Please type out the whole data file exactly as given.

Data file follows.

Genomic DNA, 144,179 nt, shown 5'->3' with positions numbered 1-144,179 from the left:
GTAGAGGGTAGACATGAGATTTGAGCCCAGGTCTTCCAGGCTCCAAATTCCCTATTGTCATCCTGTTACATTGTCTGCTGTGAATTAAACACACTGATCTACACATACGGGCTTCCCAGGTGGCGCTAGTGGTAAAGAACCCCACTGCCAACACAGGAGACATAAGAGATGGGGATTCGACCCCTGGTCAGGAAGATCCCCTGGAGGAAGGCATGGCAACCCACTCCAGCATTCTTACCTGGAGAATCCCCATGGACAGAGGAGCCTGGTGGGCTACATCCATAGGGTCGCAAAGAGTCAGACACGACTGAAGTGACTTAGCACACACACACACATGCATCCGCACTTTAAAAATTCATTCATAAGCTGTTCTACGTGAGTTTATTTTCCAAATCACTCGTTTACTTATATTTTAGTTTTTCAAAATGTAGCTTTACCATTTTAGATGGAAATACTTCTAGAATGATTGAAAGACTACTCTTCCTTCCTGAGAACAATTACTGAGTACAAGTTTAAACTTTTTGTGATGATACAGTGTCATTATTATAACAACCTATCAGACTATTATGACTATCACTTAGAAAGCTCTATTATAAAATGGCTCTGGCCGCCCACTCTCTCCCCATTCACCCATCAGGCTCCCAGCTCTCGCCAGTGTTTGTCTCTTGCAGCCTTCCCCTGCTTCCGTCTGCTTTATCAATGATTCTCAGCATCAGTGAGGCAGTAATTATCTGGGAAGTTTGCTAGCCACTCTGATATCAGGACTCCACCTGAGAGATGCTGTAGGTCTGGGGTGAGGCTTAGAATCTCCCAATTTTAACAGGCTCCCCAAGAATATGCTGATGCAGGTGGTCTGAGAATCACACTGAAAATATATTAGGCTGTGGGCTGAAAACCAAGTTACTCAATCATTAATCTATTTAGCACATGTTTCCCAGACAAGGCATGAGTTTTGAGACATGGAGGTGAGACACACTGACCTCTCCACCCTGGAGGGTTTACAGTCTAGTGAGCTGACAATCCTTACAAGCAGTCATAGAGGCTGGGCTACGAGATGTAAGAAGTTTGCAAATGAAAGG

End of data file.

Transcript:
Genomic DNA, 144,179 nt, shown 5'->3' with positions numbered 1-144,179 from the left:
GTAGAGGGTAGACATGAGATTTGAGCCCAGGTCTTCCAGGCTCCAAATTCCCTATTGTCATCCTGTTACATTGTCTGCTGTGAATTAAACACACTGATCTACACATACGGGCTTCCCAGGTGGCGCTAGTGGTAAAGAACCCCACTGCCAACACAGGAGACATAAGAGATGGGGATTCGACCCCTGGTCAGGAAGATCCCCTGGAGGAAGGCATGGCAACCCACTCCAGCATTCTTACCTGGAGAATCCCCATGGACAGAGGAGCCTGGTGGGCTACATCCATAGGGTCGCAAAGAGTCAGACACGACTGAAGTGACTTAGCACACACACACACATGCATCCGCACTTTAAAAATTCATTCATAAGCTGTTCTACGTGAGTTTATTTTCCAAATCACTCGTTTACTTATATTTTAGTTTTTCAAAATGTAGCTTTACCATTTTAGATGGAAATACTTCTAGAATGATTGAAAGACTACTCTTCCTTCCTGAGAACAATTACTGAGTACAAGTTTAAACTTTTTGTGATGATACAGTGTCATTATTATAACAACCTATCAGACTATTATGACTATCACTTAGAAAGCTCTATTATAAAATGGCTCTGGCCGCCCACTCTCTCCCCATTCACCCATCAGGCTCCCAGCTCTCGCCAGTGTTTGTCTCTTGCAGCCTTCCCCTGCTTCCGTCTGCTTTATCAATGATTCTCAGCATCAGTGAGGCAGTAATTATCTGGGAAGTTTGCTAGCCACTCTGATATCAGGACTCCACCTGAGAGATGCTGTAGGTCTGGGGTGAGGCTTAGAATCTCCCAATTTTAACAGGCTCCCCAAGAATATGCTGATGCAGGTGGTCTGAGAATCACACTGAAAATATATTAGGCTGTGGGCTGAAAACCAAGTTACTCAATCATTAATCTATTTAGCACATGTTTCCCAGACAAGGCATGAGTTTTGAGACATGGAGGTGAGACACACTGACCTCTCCACCCTGGAGGGTTTACAGTCTAGTGAGCTGACAATCCTTACAAGCAGTCATAGAGGCTGGGCTACGAGATGTAAGAAGTTTGCAAATGAAAGG